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(D) ‘WORLD POWER OR DESTRUCTION’, 1943–5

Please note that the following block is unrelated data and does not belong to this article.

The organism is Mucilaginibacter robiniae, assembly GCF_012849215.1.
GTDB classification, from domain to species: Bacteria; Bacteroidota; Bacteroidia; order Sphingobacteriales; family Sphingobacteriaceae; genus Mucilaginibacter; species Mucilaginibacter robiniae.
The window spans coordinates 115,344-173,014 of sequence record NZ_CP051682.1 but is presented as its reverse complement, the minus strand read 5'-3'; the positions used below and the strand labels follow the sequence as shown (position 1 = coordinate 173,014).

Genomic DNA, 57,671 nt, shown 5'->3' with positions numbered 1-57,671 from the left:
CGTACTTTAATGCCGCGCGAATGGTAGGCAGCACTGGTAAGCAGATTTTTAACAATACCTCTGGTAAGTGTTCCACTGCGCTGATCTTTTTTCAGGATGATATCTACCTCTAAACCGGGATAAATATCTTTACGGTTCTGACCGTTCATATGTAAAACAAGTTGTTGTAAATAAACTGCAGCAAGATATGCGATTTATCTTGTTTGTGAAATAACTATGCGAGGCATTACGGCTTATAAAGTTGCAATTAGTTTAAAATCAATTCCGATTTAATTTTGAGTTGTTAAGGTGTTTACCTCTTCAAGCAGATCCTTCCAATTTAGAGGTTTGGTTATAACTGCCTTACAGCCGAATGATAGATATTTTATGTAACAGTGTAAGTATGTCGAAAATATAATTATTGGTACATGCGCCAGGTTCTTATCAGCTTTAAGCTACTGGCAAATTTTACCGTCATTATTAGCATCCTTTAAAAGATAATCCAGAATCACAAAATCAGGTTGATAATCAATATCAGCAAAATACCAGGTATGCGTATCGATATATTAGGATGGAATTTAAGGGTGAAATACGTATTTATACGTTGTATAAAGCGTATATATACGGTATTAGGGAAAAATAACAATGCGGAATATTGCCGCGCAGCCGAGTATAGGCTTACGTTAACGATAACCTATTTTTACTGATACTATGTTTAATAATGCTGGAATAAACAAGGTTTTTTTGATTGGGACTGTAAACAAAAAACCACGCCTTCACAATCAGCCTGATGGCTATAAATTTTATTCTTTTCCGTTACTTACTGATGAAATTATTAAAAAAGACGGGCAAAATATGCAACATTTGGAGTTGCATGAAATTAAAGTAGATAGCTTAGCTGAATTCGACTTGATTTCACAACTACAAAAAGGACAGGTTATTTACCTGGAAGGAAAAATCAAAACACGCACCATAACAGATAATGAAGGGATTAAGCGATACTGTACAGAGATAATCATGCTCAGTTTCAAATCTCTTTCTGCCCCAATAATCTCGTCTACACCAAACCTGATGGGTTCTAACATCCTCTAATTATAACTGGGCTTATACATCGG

From the turn of the year 1942/3 Germany was strategically on the defensive. Hitler, the prisoner of his own doctrine and actions, declared himself to be the defender of ‘fortress Europe’. From this point on the regime gave a European slant to the struggle, claiming that the Third Reich was defending Western civilisation against the ‘pluto-democracies’ and above all against Soviet Bolshevism; but this was little more than a threadbare cloak for its own designs of conquest. Such propaganda met with very limited response in the occupied countries, where it had been too obvious in the preceding years that Hitler’s sole object was to establish a brutal, alien and racist regime. In Russia immediately after the invasion it might have been possible, for example, to win over the Ukrainian population, which at first welcomed the German troops as liberators from the Stalinist yoke, but such opportunities were squandered by the Nazis’ foolish and criminal policy. Before long it was clear to the peoples of the USSR that the new masters were at least as cruel as Stalin’s henchmen, if not more so. Choosing between two evils, they rejected the aggressor who had proved not to be a liberator and fought to preserve Stalin’s dictatorship in the ‘great patriotic war’. While Nazi propaganda strove with little success to enlist volunteer units from all the continental countries for the war in the East, it was clear to all that Nazi doctrine was a more and more decisive factor in the policy and strategy of the Third Reich, and that there was no thought of sacrificing it to rational calculations based on European solidarity or the need to increase Germany’s military striking-power. Hitler’s ultimate aims were at all times so dominant in his mind and in the regime’s policy that they were bound in the end to challenge the whole world and consequently to prove unworkable for that very reason.